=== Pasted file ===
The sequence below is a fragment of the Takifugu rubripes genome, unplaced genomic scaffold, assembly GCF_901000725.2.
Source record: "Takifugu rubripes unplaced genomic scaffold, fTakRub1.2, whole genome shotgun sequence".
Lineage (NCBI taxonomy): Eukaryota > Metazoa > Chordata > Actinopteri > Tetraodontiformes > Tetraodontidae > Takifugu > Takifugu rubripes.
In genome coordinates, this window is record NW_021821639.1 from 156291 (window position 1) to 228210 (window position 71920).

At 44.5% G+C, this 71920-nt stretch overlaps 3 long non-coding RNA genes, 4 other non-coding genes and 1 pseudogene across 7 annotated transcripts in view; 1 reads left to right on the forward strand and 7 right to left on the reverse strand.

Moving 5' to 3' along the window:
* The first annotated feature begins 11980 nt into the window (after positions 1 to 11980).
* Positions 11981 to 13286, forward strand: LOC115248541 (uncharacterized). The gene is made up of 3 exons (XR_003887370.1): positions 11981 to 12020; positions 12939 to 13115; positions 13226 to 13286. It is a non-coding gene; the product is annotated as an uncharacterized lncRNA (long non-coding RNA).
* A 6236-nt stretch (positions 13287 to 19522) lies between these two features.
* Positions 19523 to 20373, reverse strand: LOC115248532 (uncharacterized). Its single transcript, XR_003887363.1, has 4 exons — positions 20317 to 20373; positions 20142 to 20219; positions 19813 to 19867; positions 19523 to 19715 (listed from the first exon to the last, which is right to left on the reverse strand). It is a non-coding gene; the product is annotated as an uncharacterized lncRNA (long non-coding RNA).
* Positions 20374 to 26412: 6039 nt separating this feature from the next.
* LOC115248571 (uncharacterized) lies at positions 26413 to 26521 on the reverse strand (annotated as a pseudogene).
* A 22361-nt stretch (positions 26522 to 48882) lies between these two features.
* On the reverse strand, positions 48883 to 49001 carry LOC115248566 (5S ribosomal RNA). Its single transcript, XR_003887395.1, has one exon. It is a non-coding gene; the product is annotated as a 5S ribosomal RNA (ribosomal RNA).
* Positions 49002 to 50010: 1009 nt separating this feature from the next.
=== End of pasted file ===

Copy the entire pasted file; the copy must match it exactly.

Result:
The sequence below is a fragment of the Takifugu rubripes genome, unplaced genomic scaffold, assembly GCF_901000725.2.
Source record: "Takifugu rubripes unplaced genomic scaffold, fTakRub1.2, whole genome shotgun sequence".
Lineage (NCBI taxonomy): Eukaryota > Metazoa > Chordata > Actinopteri > Tetraodontiformes > Tetraodontidae > Takifugu > Takifugu rubripes.
In genome coordinates, this window is record NW_021821639.1 from 156291 (window position 1) to 228210 (window position 71920).

At 44.5% G+C, this 71920-nt stretch overlaps 3 long non-coding RNA genes, 4 other non-coding genes and 1 pseudogene across 7 annotated transcripts in view; 1 reads left to right on the forward strand and 7 right to left on the reverse strand.

Moving 5' to 3' along the window:
* The first annotated feature begins 11980 nt into the window (after positions 1 to 11980).
* Positions 11981 to 13286, forward strand: LOC115248541 (uncharacterized). The gene is made up of 3 exons (XR_003887370.1): positions 11981 to 12020; positions 12939 to 13115; positions 13226 to 13286. It is a non-coding gene; the product is annotated as an uncharacterized lncRNA (long non-coding RNA).
* A 6236-nt stretch (positions 13287 to 19522) lies between these two features.
* Positions 19523 to 20373, reverse strand: LOC115248532 (uncharacterized). Its single transcript, XR_003887363.1, has 4 exons — positions 20317 to 20373; positions 20142 to 20219; positions 19813 to 19867; positions 19523 to 19715 (listed from the first exon to the last, which is right to left on the reverse strand). It is a non-coding gene; the product is annotated as an uncharacterized lncRNA (long non-coding RNA).
* Positions 20374 to 26412: 6039 nt separating this feature from the next.
* LOC115248571 (uncharacterized) lies at positions 26413 to 26521 on the reverse strand (annotated as a pseudogene).
* A 22361-nt stretch (positions 26522 to 48882) lies between these two features.
* On the reverse strand, positions 48883 to 49001 carry LOC115248566 (5S ribosomal RNA). Its single transcript, XR_003887395.1, has one exon. It is a non-coding gene; the product is annotated as a 5S ribosomal RNA (ribosomal RNA).
* Positions 49002 to 50010: 1009 nt separating this feature from the next.